This week's episode of Glee revived last season's popular boys vs. girls mash-up battle and introduced a new character who may (or may not) be Kurt's much buzzed-about love interest.
To help make sense of it all, we have a panel of musical theater and pop culture buffs--Meghan Brown, Patrick Burns, and Kevin Fallon--to provide their takes on how realistic the show feels, how well the romances develop, and of course, how good the musical numbers are.
Here's what they had to say:
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But this week Will reminded us that the glee club will eventually compete against two new teams, one of which, the Warblers, we get to see this episode. One reason I've missed the Sectionals trajectory is because McKinley's competition schools typically stage knock out numbers ("Rehab," "Mercy"). The Warblers' acapella version of "Teenage Dream" certainly lived up to that standard, making the grating Katy Perry song not only palatable, but enjoyable. While it's certainly fun seeing Lea Michele do an occasional twirl while the camera tries to disguise Cory Monteith's two left feet, these more intricately choreographed, better-danced routines by their rivals are always a refreshing change.
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Yet while Finn tells Sam that he needs to find something to be his "buzz kill" when he's having too much...fun, Glee seems to be doing a pretty good job doing that to itself. Just as a pleasantly groovy "One Love" and a rock star mash-up by the girls get you smiling, the show launches some odd "Most Heartbreaking Character" contest between Kurt and Coach Beiste. As Kurt lives out his future "It Gets Better" ad, our poor, gentle Beiste must sit through the schmaltziest Schuster speech of them all ("Your heart is just too big for most men to stand"). Buzz. Kill. Thankfully, the episode ended with a stellar Supremes/En Vogue cover that, like Beiste, had me smiling again.
Meghan Brown (co-founder of the Giraffe Hunt Theater in Los Angeles): The thing I've missed most this season is Glee's emphasis on the thrill of performance. "Teenage Dream" was the best musical number of the season thus far, and did an incredible job of reminding us that Glee shines brightest when it narrows its scope and focuses on a bunch of teenagers having un-ironic, unabashedly dorky fun. Kurt's discovery of an a cappella-celebrating, zero-tolerance utopia was a welcome reminder than one school's reject is another one's royalty. The song moved the story forward, gave a great introduction to an important new character (hi Blaine!), and sounded phenomenal.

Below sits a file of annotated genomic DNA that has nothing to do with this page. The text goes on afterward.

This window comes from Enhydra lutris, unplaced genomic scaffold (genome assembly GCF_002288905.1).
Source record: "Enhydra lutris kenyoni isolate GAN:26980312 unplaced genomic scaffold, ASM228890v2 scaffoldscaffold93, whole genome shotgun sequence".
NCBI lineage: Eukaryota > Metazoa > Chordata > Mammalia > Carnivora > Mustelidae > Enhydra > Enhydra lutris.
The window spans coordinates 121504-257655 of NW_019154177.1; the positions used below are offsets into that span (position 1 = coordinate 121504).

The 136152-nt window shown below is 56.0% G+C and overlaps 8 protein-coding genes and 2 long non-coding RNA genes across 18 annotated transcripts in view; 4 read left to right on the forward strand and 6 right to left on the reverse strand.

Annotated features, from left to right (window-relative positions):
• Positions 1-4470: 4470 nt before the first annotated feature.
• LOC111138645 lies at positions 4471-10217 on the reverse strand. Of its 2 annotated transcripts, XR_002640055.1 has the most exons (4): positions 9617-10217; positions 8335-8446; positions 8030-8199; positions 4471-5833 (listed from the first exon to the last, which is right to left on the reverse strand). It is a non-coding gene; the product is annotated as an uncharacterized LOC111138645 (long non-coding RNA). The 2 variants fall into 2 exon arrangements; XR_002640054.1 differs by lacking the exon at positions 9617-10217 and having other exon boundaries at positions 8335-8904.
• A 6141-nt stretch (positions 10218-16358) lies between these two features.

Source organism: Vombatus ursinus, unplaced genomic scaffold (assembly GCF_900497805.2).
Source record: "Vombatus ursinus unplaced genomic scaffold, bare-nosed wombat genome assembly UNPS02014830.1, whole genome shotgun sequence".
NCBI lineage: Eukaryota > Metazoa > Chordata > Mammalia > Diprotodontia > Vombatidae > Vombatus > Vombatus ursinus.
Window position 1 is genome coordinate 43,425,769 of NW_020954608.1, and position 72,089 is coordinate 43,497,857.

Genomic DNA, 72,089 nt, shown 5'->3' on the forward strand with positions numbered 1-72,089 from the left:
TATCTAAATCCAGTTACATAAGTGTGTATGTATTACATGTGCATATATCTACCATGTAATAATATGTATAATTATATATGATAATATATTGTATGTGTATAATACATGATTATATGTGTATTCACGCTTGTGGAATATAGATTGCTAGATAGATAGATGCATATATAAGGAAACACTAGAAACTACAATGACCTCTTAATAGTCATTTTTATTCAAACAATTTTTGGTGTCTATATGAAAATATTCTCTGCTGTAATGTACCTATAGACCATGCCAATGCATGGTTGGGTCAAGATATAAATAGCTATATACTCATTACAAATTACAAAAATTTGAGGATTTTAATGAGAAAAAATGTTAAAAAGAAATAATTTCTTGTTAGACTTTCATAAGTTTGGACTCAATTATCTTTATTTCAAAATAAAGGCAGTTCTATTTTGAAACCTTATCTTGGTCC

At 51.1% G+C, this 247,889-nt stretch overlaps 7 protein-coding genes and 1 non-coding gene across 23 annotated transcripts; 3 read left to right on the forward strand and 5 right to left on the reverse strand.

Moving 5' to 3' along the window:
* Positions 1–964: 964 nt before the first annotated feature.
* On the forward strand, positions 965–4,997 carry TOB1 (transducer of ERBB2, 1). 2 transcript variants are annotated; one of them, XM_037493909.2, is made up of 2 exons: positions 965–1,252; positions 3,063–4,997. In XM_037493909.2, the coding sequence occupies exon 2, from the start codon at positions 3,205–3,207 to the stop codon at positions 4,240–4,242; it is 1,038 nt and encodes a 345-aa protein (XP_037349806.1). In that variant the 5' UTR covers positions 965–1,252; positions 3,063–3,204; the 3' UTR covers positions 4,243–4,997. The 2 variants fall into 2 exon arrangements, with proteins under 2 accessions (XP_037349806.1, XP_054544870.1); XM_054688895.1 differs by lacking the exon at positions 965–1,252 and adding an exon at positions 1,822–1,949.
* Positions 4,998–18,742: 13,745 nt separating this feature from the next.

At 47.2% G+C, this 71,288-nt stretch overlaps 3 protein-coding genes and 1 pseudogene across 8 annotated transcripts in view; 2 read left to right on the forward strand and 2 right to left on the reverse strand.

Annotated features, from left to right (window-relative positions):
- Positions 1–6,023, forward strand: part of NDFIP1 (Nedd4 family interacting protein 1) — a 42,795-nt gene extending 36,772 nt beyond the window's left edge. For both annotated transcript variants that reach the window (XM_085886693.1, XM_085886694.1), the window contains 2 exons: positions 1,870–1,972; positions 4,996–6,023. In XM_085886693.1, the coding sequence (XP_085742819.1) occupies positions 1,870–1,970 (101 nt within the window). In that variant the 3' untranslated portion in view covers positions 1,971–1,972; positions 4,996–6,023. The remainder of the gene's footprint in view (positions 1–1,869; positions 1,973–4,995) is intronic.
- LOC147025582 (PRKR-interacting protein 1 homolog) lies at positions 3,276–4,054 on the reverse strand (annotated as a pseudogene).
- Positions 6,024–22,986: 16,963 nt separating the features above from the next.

Despite frequent dips into heavy-handedness (and don't even get me STARTED on the awful, awful Coach Beiste plotline), "Never Been Kissed" housed some legitimately affecting moments and served up a few of the strongest musical numbers this season.
Patrick Burns (writer, composer, and star of the original one-man-musical, From Foster Care to Fabulous): Tonight's episode of Glee did a great thing by confronting the topic of bullying. The gay suicide crisis that has struck our nation is nothing short of a tragedy. I'm thankful that the creators of Glee were responsible and courageous enough to realize that it was necessary to the integrity of the show to utilize the character of Kurt to tackle this issue.
Sure, the musical numbers tonight were lack-luster and it was awkward for everyone when Will kissed Coach Beiste. But, when the episode ended, what truly impacted me was the portrayal of how lost and alone a bullied victim feels. More importantly, Glee reminded viewers that one must refuse to be a victim and live with courage to conquer loneliness and fear.
I have no doubt that there were hundreds of gay teens watching Glee this week who feel a little less alone tonight than they did yesterday afternoon on their way home from school.
Past Glee panels:
Why Did 'Glee' Do 'The Rocky Horror Picture Show'?
'Glee': Hitting a High Note, or a Sophomore Slump?
'Glee' Gets Religion, With Mixed Results
'Glee': Britney Spears Meets Britney S. Pierce
'Glee' Season Premiere: The More Things Change...
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